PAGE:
The reaction with the surface is dependent on the chemical species involved. Applying Gibbs free energy equation for reactions:

\Delta G = \Delta H - T\Delta S

General thermodynamics states that for spontaneous reactions at constant temperature and pressure, the change in free energy should be negative. Since a free particle is restrained to a surface, and unless the surface atom is highly mobile, entropy is lowered. This means that the enthalpy term must be negative, implying an exothermic reaction.[3]

Figure 1 is a graph of physisorption and chemisorption energy curves of tungsten and oxygen. Physisorption is given as a Lennard-Jones potential and chemisorption is given as a Morse potential. There exists a point of crossover between the physisorption and chemisorption, meaning a point of transfer. It can occur above or below the zero-energy line (with a difference in the Morse potential, a), representing an activation energy requirement or lack of. Most simple gases on clean metal surfaces lack the activation energy requirement.


For experimental setups of chemisorption, the amount of adsorption of a particular system is quantified by a sticking probability value.[3]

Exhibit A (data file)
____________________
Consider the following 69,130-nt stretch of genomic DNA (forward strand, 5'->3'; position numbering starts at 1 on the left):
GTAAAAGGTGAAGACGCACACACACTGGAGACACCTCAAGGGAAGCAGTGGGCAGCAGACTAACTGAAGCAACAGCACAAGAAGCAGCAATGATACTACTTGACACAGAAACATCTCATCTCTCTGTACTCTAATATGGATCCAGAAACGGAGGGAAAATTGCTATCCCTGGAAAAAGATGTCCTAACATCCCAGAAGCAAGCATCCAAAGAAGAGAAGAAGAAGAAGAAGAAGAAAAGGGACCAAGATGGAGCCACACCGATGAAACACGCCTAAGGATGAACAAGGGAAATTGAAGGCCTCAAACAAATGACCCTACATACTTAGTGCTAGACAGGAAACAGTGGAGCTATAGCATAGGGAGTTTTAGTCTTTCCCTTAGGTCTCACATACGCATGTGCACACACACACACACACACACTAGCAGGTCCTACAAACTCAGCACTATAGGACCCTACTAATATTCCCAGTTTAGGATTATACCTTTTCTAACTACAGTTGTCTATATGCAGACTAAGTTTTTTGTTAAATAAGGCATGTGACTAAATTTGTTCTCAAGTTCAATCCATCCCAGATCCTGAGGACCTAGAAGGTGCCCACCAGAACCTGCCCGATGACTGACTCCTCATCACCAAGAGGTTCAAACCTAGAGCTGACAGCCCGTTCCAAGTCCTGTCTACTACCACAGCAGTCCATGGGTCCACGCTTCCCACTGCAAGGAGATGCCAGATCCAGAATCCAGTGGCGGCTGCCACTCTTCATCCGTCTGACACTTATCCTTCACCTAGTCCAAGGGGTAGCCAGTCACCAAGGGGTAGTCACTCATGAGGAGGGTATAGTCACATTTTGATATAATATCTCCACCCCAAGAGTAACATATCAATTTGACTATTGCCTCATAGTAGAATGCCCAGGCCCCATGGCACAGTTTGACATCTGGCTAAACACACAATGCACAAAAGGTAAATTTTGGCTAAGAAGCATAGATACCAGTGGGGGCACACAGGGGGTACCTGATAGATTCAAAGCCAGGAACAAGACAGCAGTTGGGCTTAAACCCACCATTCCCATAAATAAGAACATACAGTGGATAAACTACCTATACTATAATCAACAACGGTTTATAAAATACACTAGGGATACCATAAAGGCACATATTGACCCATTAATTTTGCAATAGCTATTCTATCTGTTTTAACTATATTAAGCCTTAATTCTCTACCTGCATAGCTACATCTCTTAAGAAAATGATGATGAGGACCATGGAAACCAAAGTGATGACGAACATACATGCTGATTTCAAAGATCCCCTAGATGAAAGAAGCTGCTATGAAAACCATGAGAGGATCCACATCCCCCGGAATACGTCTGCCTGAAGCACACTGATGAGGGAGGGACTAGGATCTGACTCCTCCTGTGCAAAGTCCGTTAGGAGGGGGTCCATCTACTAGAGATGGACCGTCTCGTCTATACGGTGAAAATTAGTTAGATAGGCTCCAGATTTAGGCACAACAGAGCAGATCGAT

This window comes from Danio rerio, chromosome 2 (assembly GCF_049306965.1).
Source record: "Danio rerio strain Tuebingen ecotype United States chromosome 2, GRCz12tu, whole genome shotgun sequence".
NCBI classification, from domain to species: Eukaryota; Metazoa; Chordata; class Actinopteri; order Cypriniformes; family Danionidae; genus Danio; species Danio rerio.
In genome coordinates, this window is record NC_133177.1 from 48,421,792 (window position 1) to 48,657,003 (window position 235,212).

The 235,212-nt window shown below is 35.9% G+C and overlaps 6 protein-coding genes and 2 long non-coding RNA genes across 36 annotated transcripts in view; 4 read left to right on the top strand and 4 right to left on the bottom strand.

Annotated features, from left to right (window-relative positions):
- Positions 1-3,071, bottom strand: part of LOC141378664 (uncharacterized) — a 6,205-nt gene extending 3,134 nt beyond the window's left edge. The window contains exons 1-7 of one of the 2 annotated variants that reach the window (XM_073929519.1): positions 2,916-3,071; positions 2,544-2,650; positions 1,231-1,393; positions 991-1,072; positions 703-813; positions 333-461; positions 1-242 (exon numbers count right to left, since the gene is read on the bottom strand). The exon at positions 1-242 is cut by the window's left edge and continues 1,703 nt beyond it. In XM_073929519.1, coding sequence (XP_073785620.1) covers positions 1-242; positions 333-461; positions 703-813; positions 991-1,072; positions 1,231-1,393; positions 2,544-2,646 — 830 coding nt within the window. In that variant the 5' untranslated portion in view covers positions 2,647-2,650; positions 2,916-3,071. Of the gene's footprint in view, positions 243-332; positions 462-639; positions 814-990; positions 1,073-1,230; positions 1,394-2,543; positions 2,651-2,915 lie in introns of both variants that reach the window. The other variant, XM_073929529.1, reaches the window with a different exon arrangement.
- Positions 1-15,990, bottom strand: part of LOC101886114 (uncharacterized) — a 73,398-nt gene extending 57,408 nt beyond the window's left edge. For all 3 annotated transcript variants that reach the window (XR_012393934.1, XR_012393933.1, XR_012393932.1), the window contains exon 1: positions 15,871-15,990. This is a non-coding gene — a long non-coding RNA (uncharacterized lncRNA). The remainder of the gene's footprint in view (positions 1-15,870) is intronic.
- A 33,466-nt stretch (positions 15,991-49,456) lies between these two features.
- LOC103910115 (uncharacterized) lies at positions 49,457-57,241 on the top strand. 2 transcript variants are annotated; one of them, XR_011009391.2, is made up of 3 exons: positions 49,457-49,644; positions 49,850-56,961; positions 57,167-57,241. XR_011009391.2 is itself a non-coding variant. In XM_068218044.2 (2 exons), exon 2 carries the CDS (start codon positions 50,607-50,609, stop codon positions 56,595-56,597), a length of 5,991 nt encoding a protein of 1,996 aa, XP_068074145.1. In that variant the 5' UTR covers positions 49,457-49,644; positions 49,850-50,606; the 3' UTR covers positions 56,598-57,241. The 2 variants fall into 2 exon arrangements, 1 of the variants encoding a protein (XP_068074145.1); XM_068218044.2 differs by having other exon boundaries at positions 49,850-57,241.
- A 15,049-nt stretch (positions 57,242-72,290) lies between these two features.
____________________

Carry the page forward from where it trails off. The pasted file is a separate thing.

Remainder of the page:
However, chemisorption is very difficult to theorize. A multidimensional potential energy surface (PES) derived from effective medium theory is used to describe the effect of the surface on absorption, but only certain parts of it are used depending on what is to be studied. A simple example of a PES, which takes the total of the energy as a function of location:

E(\{R_i\}) = E_{el}(\{R_i\}) + V_{\text{ion-ion}}(\{R_i\})

where E_{el} is the energy eigenvalue of the Schrödinger equation for the electronic degrees of freedom and V_{ion-ion} is the ion interactions. This expression is without translational energy, rotational energy, vibrational excitations, and other such considerations.[4]

There exist several models to describe surface reactions: the Langmuir-Hinschelwood mechanism in which both reacting species are adsorbed, and the Eley-Rideal mechanism in which one is adsorbed and the other reacts with it.[3]

Real systems have many irregularities, making theoretical calculations more difficult:[5]

  • Solid surfaces are not necessarily at equilibrium.
  • They may be perturbed and irregular, defects and such.